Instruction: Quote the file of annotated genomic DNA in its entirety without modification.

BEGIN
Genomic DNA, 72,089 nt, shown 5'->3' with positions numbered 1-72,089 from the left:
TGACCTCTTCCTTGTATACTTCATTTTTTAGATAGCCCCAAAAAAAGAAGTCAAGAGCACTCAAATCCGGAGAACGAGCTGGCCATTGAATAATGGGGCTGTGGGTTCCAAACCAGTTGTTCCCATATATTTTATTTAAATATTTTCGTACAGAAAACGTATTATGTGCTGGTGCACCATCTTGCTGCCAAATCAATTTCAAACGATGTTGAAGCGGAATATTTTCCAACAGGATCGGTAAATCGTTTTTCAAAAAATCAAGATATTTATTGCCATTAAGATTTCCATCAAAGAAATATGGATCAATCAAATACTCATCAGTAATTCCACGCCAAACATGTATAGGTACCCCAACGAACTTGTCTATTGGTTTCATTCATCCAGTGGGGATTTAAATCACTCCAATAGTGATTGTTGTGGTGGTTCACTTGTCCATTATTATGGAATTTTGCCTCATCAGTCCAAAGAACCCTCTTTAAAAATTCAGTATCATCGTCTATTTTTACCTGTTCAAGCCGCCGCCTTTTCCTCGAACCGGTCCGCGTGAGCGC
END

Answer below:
Genomic DNA, 72,089 nt, shown 5'->3' with positions numbered 1-72,089 from the left:
TGACCTCTTCCTTGTATACTTCATTTTTTAGATAGCCCCAAAAAAAGAAGTCAAGAGCACTCAAATCCGGAGAACGAGCTGGCCATTGAATAATGGGGCTGTGGGTTCCAAACCAGTTGTTCCCATATATTTTATTTAAATATTTTCGTACAGAAAACGTATTATGTGCTGGTGCACCATCTTGCTGCCAAATCAATTTCAAACGATGTTGAAGCGGAATATTTTCCAACAGGATCGGTAAATCGTTTTTCAAAAAATCAAGATATTTATTGCCATTAAGATTTCCATCAAAGAAATATGGATCAATCAAATACTCATCAGTAATTCCACGCCAAACATGTATAGGTACCCCAACGAACTTGTCTATTGGTTTCATTCATCCAGTGGGGATTTAAATCACTCCAATAGTGATTGTTGTGGTGGTTCACTTGTCCATTATTATGGAATTTTGCCTCATCAGTCCAAAGAACCCTCTTTAAAAATTCAGTATCATCGTCTATTTTTACCTGTTCAAGCCGCCGCCTTTTCCTCGAACCGGTCCGCGTGAGCGC